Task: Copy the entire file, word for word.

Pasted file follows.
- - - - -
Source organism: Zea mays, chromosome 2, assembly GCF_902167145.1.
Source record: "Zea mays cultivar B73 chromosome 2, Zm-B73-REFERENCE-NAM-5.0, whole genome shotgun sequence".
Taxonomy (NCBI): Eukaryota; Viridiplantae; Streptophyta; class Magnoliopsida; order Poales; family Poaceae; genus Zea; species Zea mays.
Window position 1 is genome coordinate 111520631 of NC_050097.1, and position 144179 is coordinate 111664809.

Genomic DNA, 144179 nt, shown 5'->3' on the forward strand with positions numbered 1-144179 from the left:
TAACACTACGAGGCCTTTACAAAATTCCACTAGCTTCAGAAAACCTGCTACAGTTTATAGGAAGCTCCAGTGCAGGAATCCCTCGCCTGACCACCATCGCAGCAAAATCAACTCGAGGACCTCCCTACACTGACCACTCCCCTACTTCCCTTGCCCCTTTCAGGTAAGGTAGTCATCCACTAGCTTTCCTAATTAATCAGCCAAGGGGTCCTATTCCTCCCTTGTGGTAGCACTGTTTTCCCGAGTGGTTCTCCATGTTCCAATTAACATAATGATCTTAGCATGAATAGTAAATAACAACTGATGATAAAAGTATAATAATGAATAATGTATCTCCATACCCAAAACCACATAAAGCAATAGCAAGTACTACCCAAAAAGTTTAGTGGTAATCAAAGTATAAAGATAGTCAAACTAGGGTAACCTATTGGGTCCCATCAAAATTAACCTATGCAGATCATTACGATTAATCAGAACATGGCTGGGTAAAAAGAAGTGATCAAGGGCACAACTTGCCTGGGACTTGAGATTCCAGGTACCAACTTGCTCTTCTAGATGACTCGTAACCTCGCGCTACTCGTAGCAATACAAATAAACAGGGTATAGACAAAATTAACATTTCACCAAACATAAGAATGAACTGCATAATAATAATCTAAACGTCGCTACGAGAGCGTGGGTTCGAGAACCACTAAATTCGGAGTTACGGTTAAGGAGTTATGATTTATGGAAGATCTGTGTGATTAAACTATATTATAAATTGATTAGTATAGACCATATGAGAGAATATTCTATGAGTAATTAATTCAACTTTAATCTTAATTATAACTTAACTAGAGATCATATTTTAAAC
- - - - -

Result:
Source organism: Zea mays, chromosome 2, assembly GCF_902167145.1.
Source record: "Zea mays cultivar B73 chromosome 2, Zm-B73-REFERENCE-NAM-5.0, whole genome shotgun sequence".
Taxonomy (NCBI): Eukaryota; Viridiplantae; Streptophyta; class Magnoliopsida; order Poales; family Poaceae; genus Zea; species Zea mays.
Window position 1 is genome coordinate 111520631 of NC_050097.1, and position 144179 is coordinate 111664809.

Genomic DNA, 144179 nt, shown 5'->3' on the forward strand with positions numbered 1-144179 from the left:
TAACACTACGAGGCCTTTACAAAATTCCACTAGCTTCAGAAAACCTGCTACAGTTTATAGGAAGCTCCAGTGCAGGAATCCCTCGCCTGACCACCATCGCAGCAAAATCAACTCGAGGACCTCCCTACACTGACCACTCCCCTACTTCCCTTGCCCCTTTCAGGTAAGGTAGTCATCCACTAGCTTTCCTAATTAATCAGCCAAGGGGTCCTATTCCTCCCTTGTGGTAGCACTGTTTTCCCGAGTGGTTCTCCATGTTCCAATTAACATAATGATCTTAGCATGAATAGTAAATAACAACTGATGATAAAAGTATAATAATGAATAATGTATCTCCATACCCAAAACCACATAAAGCAATAGCAAGTACTACCCAAAAAGTTTAGTGGTAATCAAAGTATAAAGATAGTCAAACTAGGGTAACCTATTGGGTCCCATCAAAATTAACCTATGCAGATCATTACGATTAATCAGAACATGGCTGGGTAAAAAGAAGTGATCAAGGGCACAACTTGCCTGGGACTTGAGATTCCAGGTACCAACTTGCTCTTCTAGATGACTCGTAACCTCGCGCTACTCGTAGCAATACAAATAAACAGGGTATAGACAAAATTAACATTTCACCAAACATAAGAATGAACTGCATAATAATAATCTAAACGTCGCTACGAGAGCGTGGGTTCGAGAACCACTAAATTCGGAGTTACGGTTAAGGAGTTATGATTTATGGAAGATCTGTGTGATTAAACTATATTATAAATTGATTAGTATAGACCATATGAGAGAATATTCTATGAGTAATTAATTCAACTTTAATCTTAATTATAACTTAACTAGAGATCATATTTTAAAC